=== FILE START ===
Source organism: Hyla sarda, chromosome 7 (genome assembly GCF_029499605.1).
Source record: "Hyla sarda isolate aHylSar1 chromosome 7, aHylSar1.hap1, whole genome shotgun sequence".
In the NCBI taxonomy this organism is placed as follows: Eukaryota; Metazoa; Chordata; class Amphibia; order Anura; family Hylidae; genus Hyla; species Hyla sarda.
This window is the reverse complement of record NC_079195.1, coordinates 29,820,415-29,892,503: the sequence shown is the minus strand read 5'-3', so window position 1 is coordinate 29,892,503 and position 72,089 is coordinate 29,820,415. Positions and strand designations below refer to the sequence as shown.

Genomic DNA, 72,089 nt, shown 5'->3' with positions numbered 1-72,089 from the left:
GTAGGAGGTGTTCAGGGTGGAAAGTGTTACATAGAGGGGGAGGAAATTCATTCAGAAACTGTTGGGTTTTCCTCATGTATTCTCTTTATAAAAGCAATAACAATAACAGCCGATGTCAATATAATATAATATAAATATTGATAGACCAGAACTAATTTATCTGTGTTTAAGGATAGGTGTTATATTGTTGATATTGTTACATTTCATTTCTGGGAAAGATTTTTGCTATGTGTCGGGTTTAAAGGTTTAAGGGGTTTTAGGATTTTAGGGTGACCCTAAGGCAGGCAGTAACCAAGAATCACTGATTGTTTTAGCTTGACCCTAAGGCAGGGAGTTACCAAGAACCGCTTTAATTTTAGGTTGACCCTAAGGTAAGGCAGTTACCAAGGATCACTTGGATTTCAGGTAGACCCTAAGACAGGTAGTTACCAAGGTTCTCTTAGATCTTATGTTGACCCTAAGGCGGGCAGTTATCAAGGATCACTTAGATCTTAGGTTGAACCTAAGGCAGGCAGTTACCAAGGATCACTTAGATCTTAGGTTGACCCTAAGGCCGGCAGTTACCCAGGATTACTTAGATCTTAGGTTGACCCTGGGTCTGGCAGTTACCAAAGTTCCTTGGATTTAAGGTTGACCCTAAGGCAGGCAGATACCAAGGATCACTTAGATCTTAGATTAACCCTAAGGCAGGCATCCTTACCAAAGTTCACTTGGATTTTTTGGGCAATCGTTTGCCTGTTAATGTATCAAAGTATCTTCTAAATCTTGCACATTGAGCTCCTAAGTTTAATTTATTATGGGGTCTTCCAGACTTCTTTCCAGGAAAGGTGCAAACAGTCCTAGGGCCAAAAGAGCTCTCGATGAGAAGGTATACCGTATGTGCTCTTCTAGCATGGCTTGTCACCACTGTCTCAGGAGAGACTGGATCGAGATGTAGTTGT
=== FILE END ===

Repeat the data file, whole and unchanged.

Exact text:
Source organism: Hyla sarda, chromosome 7 (genome assembly GCF_029499605.1).
Source record: "Hyla sarda isolate aHylSar1 chromosome 7, aHylSar1.hap1, whole genome shotgun sequence".
In the NCBI taxonomy this organism is placed as follows: Eukaryota; Metazoa; Chordata; class Amphibia; order Anura; family Hylidae; genus Hyla; species Hyla sarda.
This window is the reverse complement of record NC_079195.1, coordinates 29,820,415-29,892,503: the sequence shown is the minus strand read 5'-3', so window position 1 is coordinate 29,892,503 and position 72,089 is coordinate 29,820,415. Positions and strand designations below refer to the sequence as shown.

Genomic DNA, 72,089 nt, shown 5'->3' with positions numbered 1-72,089 from the left:
GTAGGAGGTGTTCAGGGTGGAAAGTGTTACATAGAGGGGGAGGAAATTCATTCAGAAACTGTTGGGTTTTCCTCATGTATTCTCTTTATAAAAGCAATAACAATAACAGCCGATGTCAATATAATATAATATAAATATTGATAGACCAGAACTAATTTATCTGTGTTTAAGGATAGGTGTTATATTGTTGATATTGTTACATTTCATTTCTGGGAAAGATTTTTGCTATGTGTCGGGTTTAAAGGTTTAAGGGGTTTTAGGATTTTAGGGTGACCCTAAGGCAGGCAGTAACCAAGAATCACTGATTGTTTTAGCTTGACCCTAAGGCAGGGAGTTACCAAGAACCGCTTTAATTTTAGGTTGACCCTAAGGTAAGGCAGTTACCAAGGATCACTTGGATTTCAGGTAGACCCTAAGACAGGTAGTTACCAAGGTTCTCTTAGATCTTATGTTGACCCTAAGGCGGGCAGTTATCAAGGATCACTTAGATCTTAGGTTGAACCTAAGGCAGGCAGTTACCAAGGATCACTTAGATCTTAGGTTGACCCTAAGGCCGGCAGTTACCCAGGATTACTTAGATCTTAGGTTGACCCTGGGTCTGGCAGTTACCAAAGTTCCTTGGATTTAAGGTTGACCCTAAGGCAGGCAGATACCAAGGATCACTTAGATCTTAGATTAACCCTAAGGCAGGCATCCTTACCAAAGTTCACTTGGATTTTTTGGGCAATCGTTTGCCTGTTAATGTATCAAAGTATCTTCTAAATCTTGCACATTGAGCTCCTAAGTTTAATTTATTATGGGGTCTTCCAGACTTCTTTCCAGGAAAGGTGCAAACAGTCCTAGGGCCAAAAGAGCTCTCGATGAGAAGGTATACCGTATGTGCTCTTCTAGCATGGCTTGTCACCACTGTCTCAGGAGAGACTGGATCGAGATGTAGTTGT